In the following section, I discuss the critiques that emerge in relevant literature combined with my own arguments and examples for simple modifications. The literature mainly concentrates on the theoretical background and the well-known problem of population growth, with which I also start my discussion. One additional debate surrounding GS, addressed by most of the publications considered, is the calculation of rents from natural resource depletion. I raise this topic but concentrate on the inclusion of further natural resources and pollution damages. I show possible extensions to the individual calculation steps of GS and the resulting different capital forms.

4. Critique and Possible Extensions

4.1. Theoretical Background

Hamilton and Clemens [36] show in their formal model that the inclusion of net depletion of natural capital and the cost of atmospheric pollution as well as the accumulation of human capital puts GS in the position to equal changes in a country’s social welfare [56]. To accept this, one has to “adopt a neoclassical stance and assume the possibility of substitution between “natural” (KN) and “man-made” (KP) capital” [37], which could be discussed from the viewpoint of “strong” sustainability. However, for a look at the substitutability of different forms of capital I point to the discussion between “strong” and “weak” sustainability by Neumayer [21,57,58] or Dietz and Neumayer [1,2] as the most detailed critical reviews of GS, as well as my own overview in Section 2. These earlier analyses concentrate on assumption problems within the GS model and measurement problems in the actual GS calculation. I proceed in the same way, excluding the fundamental debate on substitutability (this debate has already been carried out by others such as, Beckerman [59,60], Jacobs [61] and Daly [62], or Neumayer [63], and Simpson et al. [64]).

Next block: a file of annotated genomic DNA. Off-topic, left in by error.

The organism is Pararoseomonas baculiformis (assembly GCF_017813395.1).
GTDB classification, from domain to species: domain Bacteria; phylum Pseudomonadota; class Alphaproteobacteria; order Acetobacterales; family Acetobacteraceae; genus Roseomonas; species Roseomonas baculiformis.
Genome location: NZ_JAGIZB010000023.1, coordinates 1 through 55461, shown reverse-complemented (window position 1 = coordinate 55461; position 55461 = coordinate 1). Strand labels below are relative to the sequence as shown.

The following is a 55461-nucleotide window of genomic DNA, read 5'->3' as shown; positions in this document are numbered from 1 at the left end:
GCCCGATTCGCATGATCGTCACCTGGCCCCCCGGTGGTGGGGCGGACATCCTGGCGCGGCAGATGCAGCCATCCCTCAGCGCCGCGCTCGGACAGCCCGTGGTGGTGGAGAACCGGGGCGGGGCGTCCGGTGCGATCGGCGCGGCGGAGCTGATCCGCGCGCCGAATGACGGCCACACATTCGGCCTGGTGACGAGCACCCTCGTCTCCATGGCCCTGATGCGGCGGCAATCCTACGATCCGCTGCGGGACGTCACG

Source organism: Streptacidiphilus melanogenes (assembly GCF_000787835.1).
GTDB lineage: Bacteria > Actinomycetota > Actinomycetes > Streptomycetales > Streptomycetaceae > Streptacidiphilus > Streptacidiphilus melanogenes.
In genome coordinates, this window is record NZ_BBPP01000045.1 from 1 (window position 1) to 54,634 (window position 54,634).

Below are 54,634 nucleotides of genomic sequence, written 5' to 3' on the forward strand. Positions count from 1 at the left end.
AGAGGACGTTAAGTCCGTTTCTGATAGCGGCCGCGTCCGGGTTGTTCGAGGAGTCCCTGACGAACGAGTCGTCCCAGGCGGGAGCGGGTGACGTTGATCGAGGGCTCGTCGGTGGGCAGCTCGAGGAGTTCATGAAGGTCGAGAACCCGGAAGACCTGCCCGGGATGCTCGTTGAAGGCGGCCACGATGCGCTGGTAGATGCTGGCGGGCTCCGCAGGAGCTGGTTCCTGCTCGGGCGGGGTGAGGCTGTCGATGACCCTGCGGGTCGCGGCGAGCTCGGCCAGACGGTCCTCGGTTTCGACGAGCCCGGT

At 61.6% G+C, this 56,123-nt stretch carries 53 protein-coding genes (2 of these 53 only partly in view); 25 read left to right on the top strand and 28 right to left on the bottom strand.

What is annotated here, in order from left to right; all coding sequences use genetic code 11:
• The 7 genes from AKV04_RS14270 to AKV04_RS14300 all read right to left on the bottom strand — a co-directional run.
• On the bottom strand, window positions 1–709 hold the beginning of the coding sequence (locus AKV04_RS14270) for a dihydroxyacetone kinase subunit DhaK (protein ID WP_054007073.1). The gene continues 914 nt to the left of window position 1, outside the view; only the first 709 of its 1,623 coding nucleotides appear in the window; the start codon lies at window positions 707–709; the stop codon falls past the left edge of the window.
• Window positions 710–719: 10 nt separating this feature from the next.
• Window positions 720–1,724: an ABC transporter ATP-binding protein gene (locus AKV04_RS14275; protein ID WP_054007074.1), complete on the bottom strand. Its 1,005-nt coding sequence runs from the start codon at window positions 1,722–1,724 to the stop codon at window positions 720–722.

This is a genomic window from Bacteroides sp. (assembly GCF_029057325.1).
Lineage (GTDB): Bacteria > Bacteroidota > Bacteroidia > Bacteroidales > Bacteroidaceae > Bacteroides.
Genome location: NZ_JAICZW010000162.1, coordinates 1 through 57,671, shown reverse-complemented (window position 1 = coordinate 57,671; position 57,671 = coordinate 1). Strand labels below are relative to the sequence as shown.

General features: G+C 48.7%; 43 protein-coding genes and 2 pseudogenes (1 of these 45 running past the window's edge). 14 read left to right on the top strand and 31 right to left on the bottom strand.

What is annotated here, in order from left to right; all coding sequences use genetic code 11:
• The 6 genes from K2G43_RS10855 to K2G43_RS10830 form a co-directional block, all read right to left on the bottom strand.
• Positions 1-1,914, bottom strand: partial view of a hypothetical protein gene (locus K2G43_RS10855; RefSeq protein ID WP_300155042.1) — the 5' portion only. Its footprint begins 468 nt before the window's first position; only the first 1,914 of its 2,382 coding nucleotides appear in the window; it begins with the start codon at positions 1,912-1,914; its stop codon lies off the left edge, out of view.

One of the harshest criticisms of GS stems from the fact that the indicator is theoretically built on a perfect competition model. Since it is clear that the assumptions of an inter-temporally efficient economy that develops along an optimal path in a perfectly competitive market do not hold in reality, GS as a measure for WS is to treat with caution. “Markets fail, especially inter-temporally, and natural assets exhibit public goods characteristics” [1], wherefore resource prices can be substantially different from optimal ones. For the GS calculation, which uses world market prices in Equation (12), this means that GS rates could be positively influenced while resource depletion is unsustainable. Over-depletion of natural resources should decrease their prices below the optimal level (and quantities above this level), but with proper re-investment GS would still remain positive [21]. Or in more simple terms: If world market prices (P) are lower than the actual value of a resource (due to incorrect exceptions or excessive supply, for example), the depletion of this resource increases to achieve the same profit, while the rents (RN) in Equations (12) and (13) remain constant. As follows, if investment in physical and human capital also remains constant, GS stays the same even while the consumption of natural resources rises.